By France Bissonnette
The Interim

If you have not had a full-term pregnancy and are taking the Pill – STOP. According to the research of Dr. Chris Kalenbourn, taking the Pill before a full-term pregnancy increases a woman’s chance of getting breast cancer by between 40 and 220 per cent. The following is a summary of a talk given at the Human Life International conference in Toronto last April.

The Pill is a combination of synthetic hormones, estrogen and progestin. It works in three ways: it suppresses ovulation to prevent conception; it thickens cervical mucus to discourage sperm travel; and it thins the wall of the uterus to make it inhospitable to conceived babies. Of course it is not always possible to know which method has worked in a given month. It is estimated that between 10 and 20 per cent of the time conception will occur, making the Pill an abortifacient.

During a first pregnancy, a woman’s breasts will go from an undeveloped state to being capable of producing milk. In order to achieve this development cells divide, prompted by the increase of hormones in the body. The Pill speeds up the rate of breast cell division 25 to 30 per cent, even when a woman is not pregnant. It is during this time that breast cells are susceptible to cancer-causing agents. Dr. Kalenbourn likened it to teaching your child to ride a bike by giving her a big push instead of running gently beside her. He also suspects that an increase of hormones due to conceived babies that were aborted in their first week of life will also increase the risk of breast cancer.

Studies everywhere have confirmed this link. So why aren’t doctors informing their patients of the risk? Because there are other studies that don’t show any increased risk. But these studies have inherent flaws.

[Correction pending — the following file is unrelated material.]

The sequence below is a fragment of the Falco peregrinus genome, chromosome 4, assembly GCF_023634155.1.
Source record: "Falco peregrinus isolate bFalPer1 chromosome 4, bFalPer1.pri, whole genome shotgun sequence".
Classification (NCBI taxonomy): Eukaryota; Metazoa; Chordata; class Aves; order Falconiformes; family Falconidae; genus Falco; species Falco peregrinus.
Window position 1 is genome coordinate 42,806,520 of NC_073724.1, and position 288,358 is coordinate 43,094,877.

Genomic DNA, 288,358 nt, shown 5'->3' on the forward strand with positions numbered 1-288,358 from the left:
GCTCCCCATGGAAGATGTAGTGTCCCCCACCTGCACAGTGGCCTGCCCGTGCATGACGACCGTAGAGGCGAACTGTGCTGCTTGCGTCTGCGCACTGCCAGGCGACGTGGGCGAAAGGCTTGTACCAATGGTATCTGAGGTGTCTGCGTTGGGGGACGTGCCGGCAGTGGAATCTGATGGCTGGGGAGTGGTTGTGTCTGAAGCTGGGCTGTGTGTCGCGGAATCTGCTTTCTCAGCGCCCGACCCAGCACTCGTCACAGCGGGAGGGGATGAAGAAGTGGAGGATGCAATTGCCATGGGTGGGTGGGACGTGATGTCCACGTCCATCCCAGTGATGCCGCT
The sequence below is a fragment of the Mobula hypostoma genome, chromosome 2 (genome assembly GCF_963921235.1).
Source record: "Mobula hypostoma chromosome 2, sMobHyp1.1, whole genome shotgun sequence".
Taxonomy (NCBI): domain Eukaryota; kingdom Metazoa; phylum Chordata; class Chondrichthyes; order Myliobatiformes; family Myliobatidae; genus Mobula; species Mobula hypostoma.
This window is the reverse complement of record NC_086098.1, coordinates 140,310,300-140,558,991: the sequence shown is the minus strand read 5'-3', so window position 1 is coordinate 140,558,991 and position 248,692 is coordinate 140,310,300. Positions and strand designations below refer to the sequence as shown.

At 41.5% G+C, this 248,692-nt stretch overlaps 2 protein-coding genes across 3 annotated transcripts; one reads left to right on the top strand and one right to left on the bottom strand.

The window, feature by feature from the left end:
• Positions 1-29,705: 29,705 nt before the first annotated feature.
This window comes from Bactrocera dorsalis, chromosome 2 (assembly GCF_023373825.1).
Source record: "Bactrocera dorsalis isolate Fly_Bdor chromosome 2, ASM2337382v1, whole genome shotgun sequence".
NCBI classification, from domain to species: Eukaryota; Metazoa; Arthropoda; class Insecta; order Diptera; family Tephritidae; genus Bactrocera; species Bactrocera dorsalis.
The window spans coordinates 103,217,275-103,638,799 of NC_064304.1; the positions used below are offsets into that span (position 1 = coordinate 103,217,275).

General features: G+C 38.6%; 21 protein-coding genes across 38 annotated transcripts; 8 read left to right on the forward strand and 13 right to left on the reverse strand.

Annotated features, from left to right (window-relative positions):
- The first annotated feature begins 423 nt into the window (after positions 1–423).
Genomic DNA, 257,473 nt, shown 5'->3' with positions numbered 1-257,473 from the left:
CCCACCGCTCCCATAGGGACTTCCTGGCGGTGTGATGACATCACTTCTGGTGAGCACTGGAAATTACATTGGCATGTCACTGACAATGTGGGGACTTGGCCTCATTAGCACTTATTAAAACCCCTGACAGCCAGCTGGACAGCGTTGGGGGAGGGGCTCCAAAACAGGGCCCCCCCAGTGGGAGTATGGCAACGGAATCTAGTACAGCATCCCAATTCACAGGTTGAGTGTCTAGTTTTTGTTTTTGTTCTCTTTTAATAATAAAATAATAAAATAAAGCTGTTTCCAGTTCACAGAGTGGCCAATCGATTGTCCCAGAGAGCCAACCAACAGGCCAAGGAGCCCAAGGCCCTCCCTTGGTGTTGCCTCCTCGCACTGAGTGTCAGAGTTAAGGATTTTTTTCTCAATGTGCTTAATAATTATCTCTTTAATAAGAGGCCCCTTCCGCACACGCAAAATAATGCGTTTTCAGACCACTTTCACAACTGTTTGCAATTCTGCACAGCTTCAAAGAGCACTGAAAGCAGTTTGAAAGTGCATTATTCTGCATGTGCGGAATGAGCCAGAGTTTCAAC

Firstly, there is a failure to examine the right group of women. Women who have had a full-term pregnancy are less susceptible to breast cancer than those who have not. The two should not be mixed into one group. Secondly, meta-analyses that use studies from before 1980 skew the data, since the Pill only came out in the 1960s. You can’t wait only five or 10 years and say that there’s no link to breast cancer.

Lastly the “Stack Effect” is that there is a different grouping of women using the Pill the today than in the 1960s. Back then the typical woman taking the Pill was married with children. Today the typical woman is in her teens with no children.

Dr. Kalenbourn goes through a series of large studies that do not show a link between the Pill and breast cancer and explains what was done wrong in each case. He then states that the 18 studies done after 1980 with proper groupings of women show an overall increased risk of breast cancer of between 40 and 220 per cent, with a meta-analysis giving a mean increase between 60 to 70 percent. Your chances of getting breast cancer in the U.S. are one out of eight women, or 12.5 per cent. So with the use of the Pill, an increased risk of 60 per cent will bring your chances of getting breast cancer up to 20 per cent.

Dr. Kalenbourn also says that the new “mini-Pill,” which has less synthetic estrogen, is just as dangerous as the old pill, and that the abortion-causing drugs Norplant and Depo-Provera can also cause breast cancer.

As for the “benefits” of the Pill in treating pre-menstrual syndrome, there are many medical alternatives, such as blood-pressure pills, calcium and magnesium supplements, and non-steroidals. And while the Pill is said to decrease ovarian and uterine cancer, it increases liver cancer and cervical cancer (the latter by 45 per cent).

Knowing this information we all have a duty to inform our doctors so that they may in turn inform their Pill users. Dr. Chris Kalenbourn will soon be distributing his book discussing in detail the above information. The book will be available through One More Soul Publishing.